Editor’s Note: This is a guest post from www.purplePTSD writer and editor of purplePTSD and VikingsTerritory, Joe Oberle.
Vikings linebacker Anthony Barr has been in the news of late—for a number of reasons—and none of which are exactly the “oh, that’s great” kind of reasons. He has still not received a contract extension and is weeks away from play on the final year of his contract; his hit on Aaron Rodgers last year that gutted the Packer QB’s 2017 season (okay, that was great) was declared to be an illegal hit if had occurred this coming season; and head coach Mike Zimmer called a press conference to bat away the “rumors” of a potential trade of Barr. All this news for a typically under-the-news-radar type player made a for a curious period last week.
To break a bit of it down, Barr is the last of the prized free agents who Vikings fans (at least) feared might not be resigned when the expensive Captain Kirk (Cousins) beamed into town in March. They resigned linebacker Eric Kendricks, extended defensive end Danielle Hunter, exercised cornerback Trae Waynes’ fifth-year option and last week extended wide receiver Stefon Diggs. Suddenly, Barr was left out alone on un-resigned island and some natives have become restless.
When Barr injured some part of his body on Thursday, Aug. 2 (we don’t know what the injury was because Barr told reporters to ask Zimmer, and Zimmer recited his injury mantra of “I’m not obligated to talk about injuries. I’m only obligated to put out an injury report on the first Wednesday of the season.”) and sat out some of practice. The next day, due to circumstances that are still unknown, Zimmer, who definitely doesn’t like doing all of the pressers he must do during camp, called one and said the following:
“I wanted to meet with you because I was made aware of an erroneous report about Anthony Barr. Anthony is my guy, number one. We are unequivocally not trying to trade Anthony. He’s the first draft pick we ever had with me. He’s helped this defense go from 32nd or 31st, whatever it is, to being pretty good. There’s no, none whatsoever, truth to that rumor. He had a tweak yesterday, and we kept him out of practice for a while. He should be out there today.”
The extreme vote of confidence, while totally believable, came like a bolt from the blue, and as my colleague Luke Braun pointed out, was in stark contrast to how Zimmer spoke of his guy in 2016, when Barr had a down season. The fact that no reporter whom I spoke with could find the source of the Barr trade rumor that Zimmer did, just makes this story a little stranger.
Questioned about the new helmet rule and the fact that the visiting referees said that his hit Rodgers would be a penalty this season, Barr head-slapped the questions away by saying that players have to follow the rules. When asked what his approach would be with officials in an upcoming meeting, Barr answered with his calm and articulate aplomb.
“I think it is good to have some dialogue, to communicate back and forth and ask questions that are necessary” Barr said. “If you have some questions, definitely speak up, write down all the information that you are given, make it a point to absorb as much as you can and apply it when it’s necessary. So, it will be a good meeting for us to have, and I am looking forward to it.”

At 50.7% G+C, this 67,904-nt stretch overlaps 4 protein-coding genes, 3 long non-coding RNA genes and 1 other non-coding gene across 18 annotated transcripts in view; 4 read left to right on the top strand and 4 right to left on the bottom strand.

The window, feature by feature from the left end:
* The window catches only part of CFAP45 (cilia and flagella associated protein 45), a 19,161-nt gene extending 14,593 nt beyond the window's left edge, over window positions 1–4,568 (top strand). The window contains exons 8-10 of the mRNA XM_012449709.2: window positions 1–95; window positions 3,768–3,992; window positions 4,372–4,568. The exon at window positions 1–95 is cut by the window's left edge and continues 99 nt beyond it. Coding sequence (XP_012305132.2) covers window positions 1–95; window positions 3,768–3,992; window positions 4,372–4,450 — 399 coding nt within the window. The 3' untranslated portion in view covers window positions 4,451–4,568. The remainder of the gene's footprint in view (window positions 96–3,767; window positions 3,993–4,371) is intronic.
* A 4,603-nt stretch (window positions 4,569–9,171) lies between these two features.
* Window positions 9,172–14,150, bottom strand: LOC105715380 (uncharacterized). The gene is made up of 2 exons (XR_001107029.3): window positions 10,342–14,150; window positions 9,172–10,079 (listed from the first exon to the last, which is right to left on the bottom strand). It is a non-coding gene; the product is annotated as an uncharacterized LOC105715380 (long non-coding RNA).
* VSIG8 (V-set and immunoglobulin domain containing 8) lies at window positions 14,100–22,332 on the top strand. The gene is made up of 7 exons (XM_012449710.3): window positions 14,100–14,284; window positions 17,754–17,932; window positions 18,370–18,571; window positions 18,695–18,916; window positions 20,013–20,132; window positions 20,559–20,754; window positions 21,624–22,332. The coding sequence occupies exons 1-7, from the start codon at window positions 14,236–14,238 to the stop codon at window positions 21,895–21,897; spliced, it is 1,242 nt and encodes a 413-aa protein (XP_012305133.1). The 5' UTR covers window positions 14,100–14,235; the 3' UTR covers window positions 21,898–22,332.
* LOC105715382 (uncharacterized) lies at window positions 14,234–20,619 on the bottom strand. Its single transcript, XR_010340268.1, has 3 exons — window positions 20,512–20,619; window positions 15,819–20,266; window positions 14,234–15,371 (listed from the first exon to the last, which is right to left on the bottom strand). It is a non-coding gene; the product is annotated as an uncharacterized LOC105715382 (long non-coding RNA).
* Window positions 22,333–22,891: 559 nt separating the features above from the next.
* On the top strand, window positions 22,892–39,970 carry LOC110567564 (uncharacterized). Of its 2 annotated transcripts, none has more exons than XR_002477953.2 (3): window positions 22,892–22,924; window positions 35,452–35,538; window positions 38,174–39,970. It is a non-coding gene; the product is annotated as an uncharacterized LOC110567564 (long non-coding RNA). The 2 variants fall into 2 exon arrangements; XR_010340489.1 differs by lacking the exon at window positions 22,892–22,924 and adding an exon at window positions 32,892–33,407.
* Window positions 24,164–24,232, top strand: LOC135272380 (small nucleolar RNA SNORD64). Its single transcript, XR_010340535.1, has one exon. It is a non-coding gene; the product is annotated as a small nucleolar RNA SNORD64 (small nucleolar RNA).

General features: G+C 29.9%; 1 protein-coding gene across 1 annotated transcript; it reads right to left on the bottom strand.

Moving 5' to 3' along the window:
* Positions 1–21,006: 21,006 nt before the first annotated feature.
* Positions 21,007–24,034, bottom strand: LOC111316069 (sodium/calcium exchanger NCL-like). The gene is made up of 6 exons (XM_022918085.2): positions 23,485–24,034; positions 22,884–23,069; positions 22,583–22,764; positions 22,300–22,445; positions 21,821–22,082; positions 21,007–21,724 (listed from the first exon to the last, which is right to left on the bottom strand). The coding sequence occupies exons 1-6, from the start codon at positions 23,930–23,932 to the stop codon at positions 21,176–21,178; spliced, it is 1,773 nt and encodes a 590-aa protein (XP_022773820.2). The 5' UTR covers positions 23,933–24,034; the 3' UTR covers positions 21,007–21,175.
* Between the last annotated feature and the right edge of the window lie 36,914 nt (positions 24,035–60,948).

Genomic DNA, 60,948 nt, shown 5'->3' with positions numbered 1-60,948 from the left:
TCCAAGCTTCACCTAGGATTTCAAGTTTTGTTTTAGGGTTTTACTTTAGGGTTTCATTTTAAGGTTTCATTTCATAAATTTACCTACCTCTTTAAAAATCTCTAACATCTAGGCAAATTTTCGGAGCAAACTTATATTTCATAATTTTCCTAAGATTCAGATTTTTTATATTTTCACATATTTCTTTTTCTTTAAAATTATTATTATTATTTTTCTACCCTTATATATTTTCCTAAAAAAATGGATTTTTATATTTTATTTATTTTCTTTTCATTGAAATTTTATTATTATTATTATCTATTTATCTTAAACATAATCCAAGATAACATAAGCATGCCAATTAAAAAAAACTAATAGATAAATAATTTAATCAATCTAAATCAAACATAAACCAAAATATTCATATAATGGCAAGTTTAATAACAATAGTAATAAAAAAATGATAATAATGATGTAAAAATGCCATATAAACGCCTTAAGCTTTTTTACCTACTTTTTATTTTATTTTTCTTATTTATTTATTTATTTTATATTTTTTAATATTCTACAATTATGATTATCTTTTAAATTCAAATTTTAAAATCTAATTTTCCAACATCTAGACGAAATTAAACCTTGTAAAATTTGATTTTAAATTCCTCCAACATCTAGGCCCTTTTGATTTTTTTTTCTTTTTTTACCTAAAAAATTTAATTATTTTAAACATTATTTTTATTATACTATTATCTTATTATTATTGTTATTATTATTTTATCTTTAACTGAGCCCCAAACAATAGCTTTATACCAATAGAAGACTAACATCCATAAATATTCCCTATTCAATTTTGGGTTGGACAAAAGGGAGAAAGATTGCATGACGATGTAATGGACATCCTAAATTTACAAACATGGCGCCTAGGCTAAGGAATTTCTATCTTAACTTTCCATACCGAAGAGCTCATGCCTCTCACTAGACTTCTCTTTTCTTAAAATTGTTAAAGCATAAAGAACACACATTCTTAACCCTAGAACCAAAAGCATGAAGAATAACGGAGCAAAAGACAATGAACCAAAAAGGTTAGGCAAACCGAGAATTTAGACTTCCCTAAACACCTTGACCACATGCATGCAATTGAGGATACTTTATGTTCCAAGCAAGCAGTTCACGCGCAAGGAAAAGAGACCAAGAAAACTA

Throw into the mix of Barr’s spring and summer the fact that he’s been taking more snaps and doing more drill work with the defensive linemen. It’s not something totally new to Barr, but certainly something we’re seeing more of this offseason.
“It’s a point of emphasis that we have tried to incorporate the last few years, and for whatever reason we would work on it and then kind of just back away from it,” Barr said. “But I think it is now more of a conscious thing just to continue to work at it, give offenses a different look, put me in different positions, so hopefully it works out.”
I have said before and repeat here that such a change to Barr’s day-to-day work regimen isn’t something that would necessarily be happening if the Vikings were not looking to resign the fifth-year linebacker. But the fact remains, the new contract hasn’t gotten done yet, and instead Barr watched teammate Diggs get the training camp pay day.
“Very exciting for him; very well-deserving; works very hard,” Barr said of Diggs. “Obviously, a huge part of our team and what our offense does, so no one deserves it more.”
Asked about his own situation, Barr raced past the question as if he were veering around a left tackle with a swim move and heading to the quarterback:
“I have said all I am going to say about that. Like I said earlier, I am going to continue to get better to work and continue to go with this team.”
On Saturday night at the scrimmage, Barr returned to the field and did a little work, but the backup linebackers did most of the work with the first defense. And, according to Braun, Barr did partake in the Monday morning walk through. The “tweak,” it would seem, is not a huge deal, and likely becomes a small side story to Barr’s bizarre offseason.
A contract extension would go a long way to clear most of this up. So, we’ll continue to watch and monitor the curious case of Anthony Barr.